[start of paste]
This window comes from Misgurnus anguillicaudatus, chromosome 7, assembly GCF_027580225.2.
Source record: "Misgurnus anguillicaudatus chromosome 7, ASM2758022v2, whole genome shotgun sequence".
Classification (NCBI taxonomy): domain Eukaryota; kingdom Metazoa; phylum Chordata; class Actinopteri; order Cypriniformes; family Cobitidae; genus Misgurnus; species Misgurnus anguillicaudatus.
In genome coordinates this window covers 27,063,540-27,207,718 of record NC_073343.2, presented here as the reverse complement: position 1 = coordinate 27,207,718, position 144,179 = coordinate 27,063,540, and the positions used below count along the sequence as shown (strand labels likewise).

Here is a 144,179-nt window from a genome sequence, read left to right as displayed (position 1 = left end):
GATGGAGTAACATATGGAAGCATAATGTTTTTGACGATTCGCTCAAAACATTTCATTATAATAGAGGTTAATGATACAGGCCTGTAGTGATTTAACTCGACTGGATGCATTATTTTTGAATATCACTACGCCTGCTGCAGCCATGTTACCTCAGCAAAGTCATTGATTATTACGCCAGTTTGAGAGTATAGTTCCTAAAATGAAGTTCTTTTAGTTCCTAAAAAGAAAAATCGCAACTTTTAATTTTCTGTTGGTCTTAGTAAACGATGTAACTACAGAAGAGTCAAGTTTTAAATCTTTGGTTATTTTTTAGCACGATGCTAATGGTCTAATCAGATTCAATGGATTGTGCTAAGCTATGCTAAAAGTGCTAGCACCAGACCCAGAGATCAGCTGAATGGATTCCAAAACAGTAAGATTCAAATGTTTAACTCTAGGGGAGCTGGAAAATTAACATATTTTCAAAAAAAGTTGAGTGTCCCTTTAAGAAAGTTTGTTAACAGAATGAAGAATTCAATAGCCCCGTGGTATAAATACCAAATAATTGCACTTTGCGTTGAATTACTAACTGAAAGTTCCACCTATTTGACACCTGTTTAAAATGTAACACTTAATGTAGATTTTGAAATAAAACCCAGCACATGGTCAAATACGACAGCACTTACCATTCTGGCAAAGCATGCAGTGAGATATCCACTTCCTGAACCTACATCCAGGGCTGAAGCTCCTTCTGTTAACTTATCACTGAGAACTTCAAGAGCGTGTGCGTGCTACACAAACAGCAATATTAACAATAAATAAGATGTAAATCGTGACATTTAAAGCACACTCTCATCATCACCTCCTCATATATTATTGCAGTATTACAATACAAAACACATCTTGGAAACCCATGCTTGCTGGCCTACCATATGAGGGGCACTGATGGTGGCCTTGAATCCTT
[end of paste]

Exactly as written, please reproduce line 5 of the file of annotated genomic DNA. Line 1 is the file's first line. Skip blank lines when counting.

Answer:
Here is a 144,179-nt window from a genome sequence, read left to right as displayed (position 1 = left end):